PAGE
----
Monday, October 02, 2017

Family Tree

I love talking about  genealogies in my Bible classes and you'll understand why after reading the entry below from December 26, 2009. 

A week ago, I wrote about my mother's birthday and a Christmas tie given to me by a delightful WCS second grader named Cana. In my story, I noted how Mom was from Nashville, Arkansas and her maiden name was Chesshir. The next day, Cana's mother, Rachel, who teaches with me, e-mailed and told me her best friend's mother was from Nashville, Arkansas and her maiden name was also Chesshir. I turned to my Aunt Jerry and Uncle Jack, our family genealogists. They sent a chart with who was related to who and it turns out, I am related to Rachel's best friend. Her grandfather and my grandfather were first cousins and even had the same name, Jord Chesshir. They were differentiated in almost a Biblical way. (Remember Saul of Tarsus and Joseph of Arimithea?) Her grandfather was referred to as Jord Chesshir on the Bayou (Blue Bayou) and my grandpa was called Jord Chesshir at Corinth. Since Cana calls her mother's best friend her aunt and I am the cousin of that same lady, I guess that makes me a relative of Cana's family! Due to the lateness of the discovery of kin, there was not sufficient time for me to get my name entered for the drawing for Christmas presents. As we very minimally bi-lingual Texans would say, "La próxima Navidad!'' ("Next Christmas!")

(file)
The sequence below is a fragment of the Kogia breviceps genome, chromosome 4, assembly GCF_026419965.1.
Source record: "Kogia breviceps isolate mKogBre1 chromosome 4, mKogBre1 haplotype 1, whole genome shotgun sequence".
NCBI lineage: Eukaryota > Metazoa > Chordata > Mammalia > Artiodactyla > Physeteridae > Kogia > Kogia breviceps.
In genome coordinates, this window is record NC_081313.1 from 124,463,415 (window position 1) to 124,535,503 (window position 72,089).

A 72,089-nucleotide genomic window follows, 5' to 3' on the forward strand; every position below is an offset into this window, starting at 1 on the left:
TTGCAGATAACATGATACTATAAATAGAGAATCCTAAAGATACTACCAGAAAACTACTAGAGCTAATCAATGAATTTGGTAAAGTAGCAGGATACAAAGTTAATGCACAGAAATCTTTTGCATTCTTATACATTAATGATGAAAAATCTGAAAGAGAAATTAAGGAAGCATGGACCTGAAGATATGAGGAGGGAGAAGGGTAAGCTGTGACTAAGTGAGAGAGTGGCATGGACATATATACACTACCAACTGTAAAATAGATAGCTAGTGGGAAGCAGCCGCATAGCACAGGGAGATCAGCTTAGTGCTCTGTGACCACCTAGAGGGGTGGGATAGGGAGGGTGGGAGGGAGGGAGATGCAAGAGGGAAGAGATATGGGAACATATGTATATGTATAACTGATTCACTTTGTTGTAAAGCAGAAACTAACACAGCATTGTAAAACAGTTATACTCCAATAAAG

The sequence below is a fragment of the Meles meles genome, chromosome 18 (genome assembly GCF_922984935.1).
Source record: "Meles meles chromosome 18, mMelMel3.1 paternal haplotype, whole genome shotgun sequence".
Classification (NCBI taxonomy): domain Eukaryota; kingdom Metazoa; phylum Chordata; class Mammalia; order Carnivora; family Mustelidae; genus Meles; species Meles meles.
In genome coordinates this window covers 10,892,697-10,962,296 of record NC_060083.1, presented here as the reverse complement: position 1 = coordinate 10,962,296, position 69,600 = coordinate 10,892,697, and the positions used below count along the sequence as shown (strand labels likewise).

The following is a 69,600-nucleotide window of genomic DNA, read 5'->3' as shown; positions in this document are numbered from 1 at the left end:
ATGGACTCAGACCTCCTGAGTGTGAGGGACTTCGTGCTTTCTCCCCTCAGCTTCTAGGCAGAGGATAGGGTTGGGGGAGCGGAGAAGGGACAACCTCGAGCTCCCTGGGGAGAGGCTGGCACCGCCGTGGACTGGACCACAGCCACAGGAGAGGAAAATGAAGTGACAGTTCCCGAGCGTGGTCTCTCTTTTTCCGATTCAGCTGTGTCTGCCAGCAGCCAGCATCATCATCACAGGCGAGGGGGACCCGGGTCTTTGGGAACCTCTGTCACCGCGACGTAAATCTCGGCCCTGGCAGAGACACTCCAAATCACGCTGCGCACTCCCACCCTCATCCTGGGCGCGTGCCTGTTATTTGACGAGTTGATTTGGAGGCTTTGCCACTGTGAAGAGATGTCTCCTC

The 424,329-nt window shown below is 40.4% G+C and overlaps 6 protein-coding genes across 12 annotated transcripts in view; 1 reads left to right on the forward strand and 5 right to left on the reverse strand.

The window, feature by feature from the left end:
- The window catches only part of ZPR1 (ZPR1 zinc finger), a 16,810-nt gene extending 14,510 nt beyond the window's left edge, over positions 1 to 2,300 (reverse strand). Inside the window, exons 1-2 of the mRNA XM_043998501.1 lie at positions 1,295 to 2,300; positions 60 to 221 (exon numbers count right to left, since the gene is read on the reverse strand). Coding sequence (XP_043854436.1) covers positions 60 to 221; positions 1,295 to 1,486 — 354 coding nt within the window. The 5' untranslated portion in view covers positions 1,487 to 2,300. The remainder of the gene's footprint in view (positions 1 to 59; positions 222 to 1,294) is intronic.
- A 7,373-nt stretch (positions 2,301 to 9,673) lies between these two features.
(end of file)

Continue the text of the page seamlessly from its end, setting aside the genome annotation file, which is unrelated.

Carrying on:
In teaching my Bible classes at WCS, I always spend a little time on the family tree of Jesus. His genealogy was deemed important enough to be included in both the Gospels of Matthew and Luke. In Matthew, the line goes back to Abraham while Luke traces it back to God through Adam. We talk about the inclusion of Gentiles and known sinners into the lineage of the Christ, inclusions that might seem surprising to some readers. My students freely admit that they have relatives who are not spoken of openly, out of shame or embarrassment. The scriptures do not avoid the sometimes messy and inconvenient details of those who flesh out the Biblical tale. Each of us are a thread in the tapestry of a family and we all want to strengthen that fabric. Our families come to define us genetically, socially, educationally, and often, spiritually. It's a fact of life that the older generation of a family is constantly shrinking while the younger level continues to expand. Aunt Jerry wrote that the recent passing of Wilma left only three first cousins on my mother's Chesshir side. The October birth of Noah increases the Hawley portion of the clan by one. This Christmas, I am thankful for my bloodlines in both directions. I pray that I can stay connected to both my biological and Christian families. And joyfully, often the two are one and the same.

Applicable quote of the day:
''People will not look forward to posterity, who never look backward to their ancestors."
Edmund Burke

God bless,
Luke 18:1

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